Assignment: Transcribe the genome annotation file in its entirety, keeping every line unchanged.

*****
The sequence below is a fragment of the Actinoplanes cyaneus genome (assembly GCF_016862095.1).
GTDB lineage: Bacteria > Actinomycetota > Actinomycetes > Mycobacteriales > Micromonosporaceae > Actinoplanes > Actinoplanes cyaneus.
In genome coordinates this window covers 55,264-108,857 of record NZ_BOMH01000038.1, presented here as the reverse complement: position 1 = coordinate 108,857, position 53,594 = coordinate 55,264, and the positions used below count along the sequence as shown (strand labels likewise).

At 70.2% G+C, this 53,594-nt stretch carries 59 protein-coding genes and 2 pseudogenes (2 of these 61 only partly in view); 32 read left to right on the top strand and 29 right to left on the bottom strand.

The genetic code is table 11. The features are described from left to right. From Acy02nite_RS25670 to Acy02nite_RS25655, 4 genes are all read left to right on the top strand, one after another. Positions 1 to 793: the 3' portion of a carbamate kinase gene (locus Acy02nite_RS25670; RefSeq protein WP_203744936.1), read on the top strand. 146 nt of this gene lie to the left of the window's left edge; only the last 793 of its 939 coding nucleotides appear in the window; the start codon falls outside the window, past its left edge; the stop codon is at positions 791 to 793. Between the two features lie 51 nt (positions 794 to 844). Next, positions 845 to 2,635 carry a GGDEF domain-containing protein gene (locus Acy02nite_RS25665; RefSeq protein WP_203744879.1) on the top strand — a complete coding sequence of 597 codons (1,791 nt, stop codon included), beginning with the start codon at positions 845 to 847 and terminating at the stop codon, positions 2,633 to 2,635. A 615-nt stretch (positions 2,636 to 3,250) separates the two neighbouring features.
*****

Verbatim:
The sequence below is a fragment of the Actinoplanes cyaneus genome (assembly GCF_016862095.1).
GTDB lineage: Bacteria > Actinomycetota > Actinomycetes > Mycobacteriales > Micromonosporaceae > Actinoplanes > Actinoplanes cyaneus.
In genome coordinates this window covers 55,264-108,857 of record NZ_BOMH01000038.1, presented here as the reverse complement: position 1 = coordinate 108,857, position 53,594 = coordinate 55,264, and the positions used below count along the sequence as shown (strand labels likewise).

At 70.2% G+C, this 53,594-nt stretch carries 59 protein-coding genes and 2 pseudogenes (2 of these 61 only partly in view); 32 read left to right on the top strand and 29 right to left on the bottom strand.

The genetic code is table 11. The features are described from left to right. From Acy02nite_RS25670 to Acy02nite_RS25655, 4 genes are all read left to right on the top strand, one after another. Positions 1 to 793: the 3' portion of a carbamate kinase gene (locus Acy02nite_RS25670; RefSeq protein WP_203744936.1), read on the top strand. 146 nt of this gene lie to the left of the window's left edge; only the last 793 of its 939 coding nucleotides appear in the window; the start codon falls outside the window, past its left edge; the stop codon is at positions 791 to 793. Between the two features lie 51 nt (positions 794 to 844). Next, positions 845 to 2,635 carry a GGDEF domain-containing protein gene (locus Acy02nite_RS25665; RefSeq protein WP_203744879.1) on the top strand — a complete coding sequence of 597 codons (1,791 nt, stop codon included), beginning with the start codon at positions 845 to 847 and terminating at the stop codon, positions 2,633 to 2,635. A 615-nt stretch (positions 2,636 to 3,250) separates the two neighbouring features.